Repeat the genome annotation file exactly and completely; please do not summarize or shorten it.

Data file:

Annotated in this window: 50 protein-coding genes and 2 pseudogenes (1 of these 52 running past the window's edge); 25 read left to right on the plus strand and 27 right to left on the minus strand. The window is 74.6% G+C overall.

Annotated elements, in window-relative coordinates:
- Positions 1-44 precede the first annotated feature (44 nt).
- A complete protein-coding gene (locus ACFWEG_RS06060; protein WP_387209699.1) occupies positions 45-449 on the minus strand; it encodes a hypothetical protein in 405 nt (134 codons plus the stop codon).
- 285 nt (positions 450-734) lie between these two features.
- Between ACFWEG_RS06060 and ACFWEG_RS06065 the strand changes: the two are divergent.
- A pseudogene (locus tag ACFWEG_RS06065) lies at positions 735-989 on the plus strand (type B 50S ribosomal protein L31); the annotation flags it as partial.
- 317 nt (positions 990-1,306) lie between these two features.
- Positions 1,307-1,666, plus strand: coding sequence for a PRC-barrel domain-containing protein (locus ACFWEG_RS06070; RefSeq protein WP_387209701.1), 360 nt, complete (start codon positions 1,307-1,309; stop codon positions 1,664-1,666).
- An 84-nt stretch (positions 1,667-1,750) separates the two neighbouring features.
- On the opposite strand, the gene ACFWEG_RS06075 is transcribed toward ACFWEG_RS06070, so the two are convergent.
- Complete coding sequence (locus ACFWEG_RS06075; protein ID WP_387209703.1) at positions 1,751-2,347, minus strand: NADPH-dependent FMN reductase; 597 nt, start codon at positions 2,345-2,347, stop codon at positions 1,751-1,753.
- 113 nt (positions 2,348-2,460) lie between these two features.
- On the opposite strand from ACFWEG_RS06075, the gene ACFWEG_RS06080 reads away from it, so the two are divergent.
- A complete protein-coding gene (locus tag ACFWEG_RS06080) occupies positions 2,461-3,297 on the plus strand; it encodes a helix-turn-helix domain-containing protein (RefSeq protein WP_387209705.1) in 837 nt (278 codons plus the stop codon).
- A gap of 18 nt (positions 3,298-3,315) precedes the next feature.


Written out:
Annotated in this window: 50 protein-coding genes and 2 pseudogenes (1 of these 52 running past the window's edge); 25 read left to right on the plus strand and 27 right to left on the minus strand. The window is 74.6% G+C overall.

Annotated elements, in window-relative coordinates:
- Positions 1-44 precede the first annotated feature (44 nt).
- A complete protein-coding gene (locus ACFWEG_RS06060; protein WP_387209699.1) occupies positions 45-449 on the minus strand; it encodes a hypothetical protein in 405 nt (134 codons plus the stop codon).
- 285 nt (positions 450-734) lie between these two features.
- Between ACFWEG_RS06060 and ACFWEG_RS06065 the strand changes: the two are divergent.
- A pseudogene (locus tag ACFWEG_RS06065) lies at positions 735-989 on the plus strand (type B 50S ribosomal protein L31); the annotation flags it as partial.
- 317 nt (positions 990-1,306) lie between these two features.
- Positions 1,307-1,666, plus strand: coding sequence for a PRC-barrel domain-containing protein (locus ACFWEG_RS06070; RefSeq protein WP_387209701.1), 360 nt, complete (start codon positions 1,307-1,309; stop codon positions 1,664-1,666).
- An 84-nt stretch (positions 1,667-1,750) separates the two neighbouring features.
- On the opposite strand, the gene ACFWEG_RS06075 is transcribed toward ACFWEG_RS06070, so the two are convergent.
- Complete coding sequence (locus ACFWEG_RS06075; protein ID WP_387209703.1) at positions 1,751-2,347, minus strand: NADPH-dependent FMN reductase; 597 nt, start codon at positions 2,345-2,347, stop codon at positions 1,751-1,753.
- 113 nt (positions 2,348-2,460) lie between these two features.
- On the opposite strand from ACFWEG_RS06075, the gene ACFWEG_RS06080 reads away from it, so the two are divergent.
- A complete protein-coding gene (locus tag ACFWEG_RS06080) occupies positions 2,461-3,297 on the plus strand; it encodes a helix-turn-helix domain-containing protein (RefSeq protein WP_387209705.1) in 837 nt (278 codons plus the stop codon).
- A gap of 18 nt (positions 3,298-3,315) precedes the next feature.